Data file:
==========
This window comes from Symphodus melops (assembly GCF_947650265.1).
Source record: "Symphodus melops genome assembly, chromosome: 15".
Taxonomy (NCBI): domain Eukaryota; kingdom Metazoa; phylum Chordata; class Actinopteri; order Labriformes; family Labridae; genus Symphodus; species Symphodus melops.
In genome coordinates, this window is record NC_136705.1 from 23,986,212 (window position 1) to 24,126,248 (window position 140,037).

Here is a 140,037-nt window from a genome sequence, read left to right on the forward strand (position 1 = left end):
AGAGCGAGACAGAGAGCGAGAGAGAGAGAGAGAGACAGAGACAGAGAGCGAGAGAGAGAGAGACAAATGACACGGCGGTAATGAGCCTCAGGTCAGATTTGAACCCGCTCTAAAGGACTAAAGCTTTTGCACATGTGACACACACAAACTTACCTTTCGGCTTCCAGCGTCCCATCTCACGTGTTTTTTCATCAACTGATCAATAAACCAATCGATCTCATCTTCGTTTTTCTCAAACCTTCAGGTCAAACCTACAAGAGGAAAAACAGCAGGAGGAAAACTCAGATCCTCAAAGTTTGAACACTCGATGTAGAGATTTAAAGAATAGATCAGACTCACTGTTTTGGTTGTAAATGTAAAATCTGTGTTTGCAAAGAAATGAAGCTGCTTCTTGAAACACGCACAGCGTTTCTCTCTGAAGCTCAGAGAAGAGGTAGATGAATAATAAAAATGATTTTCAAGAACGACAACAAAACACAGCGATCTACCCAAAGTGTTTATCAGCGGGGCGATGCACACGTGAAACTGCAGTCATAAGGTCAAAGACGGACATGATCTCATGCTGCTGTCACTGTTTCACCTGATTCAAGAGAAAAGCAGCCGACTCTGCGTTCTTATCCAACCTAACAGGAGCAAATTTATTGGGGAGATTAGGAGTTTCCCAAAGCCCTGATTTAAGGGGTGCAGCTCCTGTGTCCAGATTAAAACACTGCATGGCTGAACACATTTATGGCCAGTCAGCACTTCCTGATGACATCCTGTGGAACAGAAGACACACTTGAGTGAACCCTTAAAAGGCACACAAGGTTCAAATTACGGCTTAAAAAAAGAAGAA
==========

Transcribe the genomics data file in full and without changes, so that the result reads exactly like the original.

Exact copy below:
This window comes from Symphodus melops (assembly GCF_947650265.1).
Source record: "Symphodus melops genome assembly, chromosome: 15".
Taxonomy (NCBI): domain Eukaryota; kingdom Metazoa; phylum Chordata; class Actinopteri; order Labriformes; family Labridae; genus Symphodus; species Symphodus melops.
In genome coordinates, this window is record NC_136705.1 from 23,986,212 (window position 1) to 24,126,248 (window position 140,037).

Here is a 140,037-nt window from a genome sequence, read left to right on the forward strand (position 1 = left end):
AGAGCGAGACAGAGAGCGAGAGAGAGAGAGAGAGACAGAGACAGAGAGCGAGAGAGAGAGAGACAAATGACACGGCGGTAATGAGCCTCAGGTCAGATTTGAACCCGCTCTAAAGGACTAAAGCTTTTGCACATGTGACACACACAAACTTACCTTTCGGCTTCCAGCGTCCCATCTCACGTGTTTTTTCATCAACTGATCAATAAACCAATCGATCTCATCTTCGTTTTTCTCAAACCTTCAGGTCAAACCTACAAGAGGAAAAACAGCAGGAGGAAAACTCAGATCCTCAAAGTTTGAACACTCGATGTAGAGATTTAAAGAATAGATCAGACTCACTGTTTTGGTTGTAAATGTAAAATCTGTGTTTGCAAAGAAATGAAGCTGCTTCTTGAAACACGCACAGCGTTTCTCTCTGAAGCTCAGAGAAGAGGTAGATGAATAATAAAAATGATTTTCAAGAACGACAACAAAACACAGCGATCTACCCAAAGTGTTTATCAGCGGGGCGATGCACACGTGAAACTGCAGTCATAAGGTCAAAGACGGACATGATCTCATGCTGCTGTCACTGTTTCACCTGATTCAAGAGAAAAGCAGCCGACTCTGCGTTCTTATCCAACCTAACAGGAGCAAATTTATTGGGGAGATTAGGAGTTTCCCAAAGCCCTGATTTAAGGGGTGCAGCTCCTGTGTCCAGATTAAAACACTGCATGGCTGAACACATTTATGGCCAGTCAGCACTTCCTGATGACATCCTGTGGAACAGAAGACACACTTGAGTGAACCCTTAAAAGGCACACAAGGTTCAAATTACGGCTTAAAAAAAGAAGAA